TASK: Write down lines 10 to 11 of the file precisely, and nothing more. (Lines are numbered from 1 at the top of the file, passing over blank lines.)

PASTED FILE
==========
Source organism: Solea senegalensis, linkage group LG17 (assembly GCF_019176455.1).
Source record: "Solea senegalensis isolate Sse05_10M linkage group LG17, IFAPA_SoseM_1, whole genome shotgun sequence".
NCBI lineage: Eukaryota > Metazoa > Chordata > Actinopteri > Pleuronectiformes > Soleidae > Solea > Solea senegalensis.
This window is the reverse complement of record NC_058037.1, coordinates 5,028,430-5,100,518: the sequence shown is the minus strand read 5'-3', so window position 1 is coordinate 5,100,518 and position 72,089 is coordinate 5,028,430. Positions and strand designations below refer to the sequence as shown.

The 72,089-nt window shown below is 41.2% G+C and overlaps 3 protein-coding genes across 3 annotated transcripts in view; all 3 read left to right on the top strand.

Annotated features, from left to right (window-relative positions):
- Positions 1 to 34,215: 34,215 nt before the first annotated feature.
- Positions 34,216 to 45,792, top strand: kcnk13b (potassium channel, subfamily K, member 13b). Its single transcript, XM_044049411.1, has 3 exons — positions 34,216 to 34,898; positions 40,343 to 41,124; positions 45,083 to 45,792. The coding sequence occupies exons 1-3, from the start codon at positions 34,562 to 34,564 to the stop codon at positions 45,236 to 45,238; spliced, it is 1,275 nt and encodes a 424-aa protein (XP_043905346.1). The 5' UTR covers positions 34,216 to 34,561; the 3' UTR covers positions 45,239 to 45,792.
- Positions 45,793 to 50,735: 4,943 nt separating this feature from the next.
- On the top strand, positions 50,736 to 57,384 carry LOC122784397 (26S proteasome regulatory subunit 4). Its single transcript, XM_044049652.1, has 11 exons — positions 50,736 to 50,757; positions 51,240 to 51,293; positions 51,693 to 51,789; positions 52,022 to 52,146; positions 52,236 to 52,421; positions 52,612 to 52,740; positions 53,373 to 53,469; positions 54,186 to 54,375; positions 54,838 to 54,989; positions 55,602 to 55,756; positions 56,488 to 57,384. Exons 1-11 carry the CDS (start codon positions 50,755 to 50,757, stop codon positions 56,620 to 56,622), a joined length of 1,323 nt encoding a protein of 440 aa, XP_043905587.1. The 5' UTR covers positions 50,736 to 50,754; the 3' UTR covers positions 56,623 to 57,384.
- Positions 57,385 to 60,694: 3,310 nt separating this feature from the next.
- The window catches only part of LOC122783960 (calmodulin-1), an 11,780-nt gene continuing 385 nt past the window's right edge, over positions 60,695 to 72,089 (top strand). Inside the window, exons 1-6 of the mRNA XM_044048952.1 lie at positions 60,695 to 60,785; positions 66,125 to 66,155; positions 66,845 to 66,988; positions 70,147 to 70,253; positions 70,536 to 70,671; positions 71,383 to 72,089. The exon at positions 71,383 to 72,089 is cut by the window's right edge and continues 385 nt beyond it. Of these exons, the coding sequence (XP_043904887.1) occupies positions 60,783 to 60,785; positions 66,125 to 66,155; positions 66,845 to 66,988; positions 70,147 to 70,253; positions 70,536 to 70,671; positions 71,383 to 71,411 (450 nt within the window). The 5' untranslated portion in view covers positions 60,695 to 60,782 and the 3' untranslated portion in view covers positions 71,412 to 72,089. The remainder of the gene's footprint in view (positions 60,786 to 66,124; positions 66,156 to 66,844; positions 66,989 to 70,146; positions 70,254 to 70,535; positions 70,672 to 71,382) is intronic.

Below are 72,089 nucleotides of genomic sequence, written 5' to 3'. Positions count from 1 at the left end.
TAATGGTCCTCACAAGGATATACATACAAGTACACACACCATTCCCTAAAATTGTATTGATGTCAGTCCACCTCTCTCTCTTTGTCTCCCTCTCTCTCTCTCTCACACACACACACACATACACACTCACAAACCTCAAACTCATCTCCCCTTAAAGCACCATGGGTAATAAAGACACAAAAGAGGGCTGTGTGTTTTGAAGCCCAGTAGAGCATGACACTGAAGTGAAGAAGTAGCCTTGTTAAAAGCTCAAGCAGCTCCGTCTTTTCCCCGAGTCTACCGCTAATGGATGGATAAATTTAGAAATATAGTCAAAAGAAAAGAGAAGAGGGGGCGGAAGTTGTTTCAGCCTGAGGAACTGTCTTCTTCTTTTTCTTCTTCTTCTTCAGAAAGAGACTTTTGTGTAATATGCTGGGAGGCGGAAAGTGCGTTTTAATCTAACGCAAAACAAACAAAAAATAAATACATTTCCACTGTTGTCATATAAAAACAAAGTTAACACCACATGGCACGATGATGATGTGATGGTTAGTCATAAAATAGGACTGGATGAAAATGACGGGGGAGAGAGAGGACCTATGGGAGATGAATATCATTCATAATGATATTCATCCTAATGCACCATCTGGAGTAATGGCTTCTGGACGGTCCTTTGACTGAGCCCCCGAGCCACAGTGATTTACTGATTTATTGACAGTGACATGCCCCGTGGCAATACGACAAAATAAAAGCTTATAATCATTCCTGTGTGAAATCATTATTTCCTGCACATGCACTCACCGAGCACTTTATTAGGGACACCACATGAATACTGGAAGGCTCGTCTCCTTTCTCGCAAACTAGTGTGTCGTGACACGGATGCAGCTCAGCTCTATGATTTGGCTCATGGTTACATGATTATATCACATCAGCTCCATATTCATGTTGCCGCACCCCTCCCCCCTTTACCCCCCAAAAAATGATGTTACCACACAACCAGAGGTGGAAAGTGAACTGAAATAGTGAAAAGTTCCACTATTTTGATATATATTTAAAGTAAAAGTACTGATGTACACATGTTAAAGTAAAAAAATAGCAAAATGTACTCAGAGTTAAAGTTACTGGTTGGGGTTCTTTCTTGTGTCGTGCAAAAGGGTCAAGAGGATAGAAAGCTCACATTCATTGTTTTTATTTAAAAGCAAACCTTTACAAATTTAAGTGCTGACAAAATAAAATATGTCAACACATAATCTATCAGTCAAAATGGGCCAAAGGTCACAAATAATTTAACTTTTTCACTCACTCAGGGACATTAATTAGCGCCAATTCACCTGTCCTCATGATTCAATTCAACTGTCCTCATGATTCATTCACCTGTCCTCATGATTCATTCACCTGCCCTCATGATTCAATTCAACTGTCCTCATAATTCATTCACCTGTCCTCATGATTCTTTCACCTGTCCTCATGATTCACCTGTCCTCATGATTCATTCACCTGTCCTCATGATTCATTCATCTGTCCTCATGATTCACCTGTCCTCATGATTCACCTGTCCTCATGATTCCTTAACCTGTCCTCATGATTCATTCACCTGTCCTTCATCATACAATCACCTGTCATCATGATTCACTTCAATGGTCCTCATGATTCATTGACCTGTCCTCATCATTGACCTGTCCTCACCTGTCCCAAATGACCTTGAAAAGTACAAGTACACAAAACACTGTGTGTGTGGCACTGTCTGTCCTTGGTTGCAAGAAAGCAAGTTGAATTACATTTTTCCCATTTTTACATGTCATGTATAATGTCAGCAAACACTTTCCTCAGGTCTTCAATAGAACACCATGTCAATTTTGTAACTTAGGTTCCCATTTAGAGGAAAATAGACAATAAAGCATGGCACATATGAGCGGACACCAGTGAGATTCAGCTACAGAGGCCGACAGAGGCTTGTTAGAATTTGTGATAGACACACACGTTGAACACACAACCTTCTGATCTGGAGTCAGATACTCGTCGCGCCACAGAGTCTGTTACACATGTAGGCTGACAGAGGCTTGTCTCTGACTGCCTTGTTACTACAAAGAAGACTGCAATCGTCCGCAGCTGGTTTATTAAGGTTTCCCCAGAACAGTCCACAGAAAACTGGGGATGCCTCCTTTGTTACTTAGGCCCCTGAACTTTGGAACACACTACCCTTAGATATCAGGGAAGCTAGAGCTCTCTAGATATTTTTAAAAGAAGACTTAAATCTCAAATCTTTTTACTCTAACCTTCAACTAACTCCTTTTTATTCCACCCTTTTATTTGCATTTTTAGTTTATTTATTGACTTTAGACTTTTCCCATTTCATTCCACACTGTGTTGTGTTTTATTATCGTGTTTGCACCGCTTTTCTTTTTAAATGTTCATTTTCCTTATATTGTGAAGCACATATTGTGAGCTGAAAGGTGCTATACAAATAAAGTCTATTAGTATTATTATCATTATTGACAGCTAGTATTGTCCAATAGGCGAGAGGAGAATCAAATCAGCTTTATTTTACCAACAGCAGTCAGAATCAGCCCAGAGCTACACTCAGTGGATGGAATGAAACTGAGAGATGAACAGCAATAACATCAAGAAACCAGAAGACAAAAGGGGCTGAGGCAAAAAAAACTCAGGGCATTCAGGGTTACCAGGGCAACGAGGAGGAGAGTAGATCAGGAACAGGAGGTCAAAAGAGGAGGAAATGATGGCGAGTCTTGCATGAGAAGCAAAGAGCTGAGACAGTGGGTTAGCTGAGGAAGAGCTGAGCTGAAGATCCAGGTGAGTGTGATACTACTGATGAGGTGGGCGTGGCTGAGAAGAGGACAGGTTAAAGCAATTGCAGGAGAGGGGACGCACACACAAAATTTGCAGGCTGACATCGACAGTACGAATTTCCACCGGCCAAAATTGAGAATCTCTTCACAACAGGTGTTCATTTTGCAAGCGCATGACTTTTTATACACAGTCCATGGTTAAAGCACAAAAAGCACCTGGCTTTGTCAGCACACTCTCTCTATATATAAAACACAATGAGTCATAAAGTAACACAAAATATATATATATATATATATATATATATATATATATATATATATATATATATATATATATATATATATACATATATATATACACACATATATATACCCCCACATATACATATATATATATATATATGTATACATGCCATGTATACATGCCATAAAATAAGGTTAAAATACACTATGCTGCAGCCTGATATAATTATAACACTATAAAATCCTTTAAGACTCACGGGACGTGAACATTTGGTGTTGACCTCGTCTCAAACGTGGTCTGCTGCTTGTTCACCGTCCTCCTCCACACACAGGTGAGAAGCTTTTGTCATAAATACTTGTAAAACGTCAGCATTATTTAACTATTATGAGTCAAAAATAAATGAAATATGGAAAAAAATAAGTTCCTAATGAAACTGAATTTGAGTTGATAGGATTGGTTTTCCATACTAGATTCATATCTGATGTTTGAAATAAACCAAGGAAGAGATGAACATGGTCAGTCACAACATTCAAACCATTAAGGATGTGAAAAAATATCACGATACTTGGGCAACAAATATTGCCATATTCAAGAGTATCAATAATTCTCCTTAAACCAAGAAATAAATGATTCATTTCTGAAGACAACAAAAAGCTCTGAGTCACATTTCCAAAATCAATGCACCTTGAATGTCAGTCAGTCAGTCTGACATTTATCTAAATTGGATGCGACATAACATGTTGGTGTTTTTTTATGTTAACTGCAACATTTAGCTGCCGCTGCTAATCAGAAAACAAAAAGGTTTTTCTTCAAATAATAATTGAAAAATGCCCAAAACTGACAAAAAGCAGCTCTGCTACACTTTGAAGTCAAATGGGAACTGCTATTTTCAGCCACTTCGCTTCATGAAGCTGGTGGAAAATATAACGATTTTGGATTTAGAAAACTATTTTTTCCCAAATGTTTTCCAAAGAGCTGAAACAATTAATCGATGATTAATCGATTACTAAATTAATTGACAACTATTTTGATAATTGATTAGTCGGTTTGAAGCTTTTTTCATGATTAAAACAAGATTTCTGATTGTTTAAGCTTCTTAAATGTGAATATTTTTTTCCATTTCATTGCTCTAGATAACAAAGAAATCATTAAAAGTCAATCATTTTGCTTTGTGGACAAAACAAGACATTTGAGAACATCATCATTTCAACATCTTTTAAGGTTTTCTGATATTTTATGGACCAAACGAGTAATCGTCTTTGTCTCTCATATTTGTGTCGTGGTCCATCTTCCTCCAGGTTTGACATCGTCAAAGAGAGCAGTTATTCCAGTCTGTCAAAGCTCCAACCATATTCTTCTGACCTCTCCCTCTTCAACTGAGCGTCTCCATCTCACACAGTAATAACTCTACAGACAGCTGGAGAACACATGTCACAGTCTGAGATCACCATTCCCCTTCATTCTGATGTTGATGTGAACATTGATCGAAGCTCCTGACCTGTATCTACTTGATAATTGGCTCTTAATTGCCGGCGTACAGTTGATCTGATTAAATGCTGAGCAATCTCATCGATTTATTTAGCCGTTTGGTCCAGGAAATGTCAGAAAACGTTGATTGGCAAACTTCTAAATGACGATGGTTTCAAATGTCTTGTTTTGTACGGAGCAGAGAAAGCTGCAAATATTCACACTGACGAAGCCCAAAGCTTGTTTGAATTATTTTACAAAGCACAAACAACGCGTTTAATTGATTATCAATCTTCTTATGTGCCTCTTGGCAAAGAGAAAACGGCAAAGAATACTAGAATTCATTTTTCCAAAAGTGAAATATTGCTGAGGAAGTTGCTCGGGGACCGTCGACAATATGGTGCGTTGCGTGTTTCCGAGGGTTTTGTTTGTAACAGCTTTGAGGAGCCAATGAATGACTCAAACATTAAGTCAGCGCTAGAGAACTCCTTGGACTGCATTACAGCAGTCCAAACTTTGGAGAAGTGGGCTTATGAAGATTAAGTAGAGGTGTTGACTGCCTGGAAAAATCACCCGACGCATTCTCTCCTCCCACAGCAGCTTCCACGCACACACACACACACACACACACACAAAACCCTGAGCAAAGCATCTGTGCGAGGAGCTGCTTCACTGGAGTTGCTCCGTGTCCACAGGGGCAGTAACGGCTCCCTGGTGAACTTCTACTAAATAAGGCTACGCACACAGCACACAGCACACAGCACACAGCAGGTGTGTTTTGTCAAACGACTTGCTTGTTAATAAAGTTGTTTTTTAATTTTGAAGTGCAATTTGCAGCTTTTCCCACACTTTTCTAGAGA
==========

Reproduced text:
- On the top strand, positions 50,736 to 57,384 carry LOC122784397 (26S proteasome regulatory subunit 4). Its single transcript, XM_044049652.1, has 11 exons — positions 50,736 to 50,757; positions 51,240 to 51,293; positions 51,693 to 51,789; positions 52,022 to 52,146; positions 52,236 to 52,421; positions 52,612 to 52,740; positions 53,373 to 53,469; positions 54,186 to 54,375; positions 54,838 to 54,989; positions 55,602 to 55,756; positions 56,488 to 57,384. Exons 1-11 carry the CDS (start codon positions 50,755 to 50,757, stop codon positions 56,620 to 56,622), a joined length of 1,323 nt encoding a protein of 440 aa, XP_043905587.1. The 5' UTR covers positions 50,736 to 50,754; the 3' UTR covers positions 56,623 to 57,384.
- Positions 57,385 to 60,694: 3,310 nt separating this feature from the next.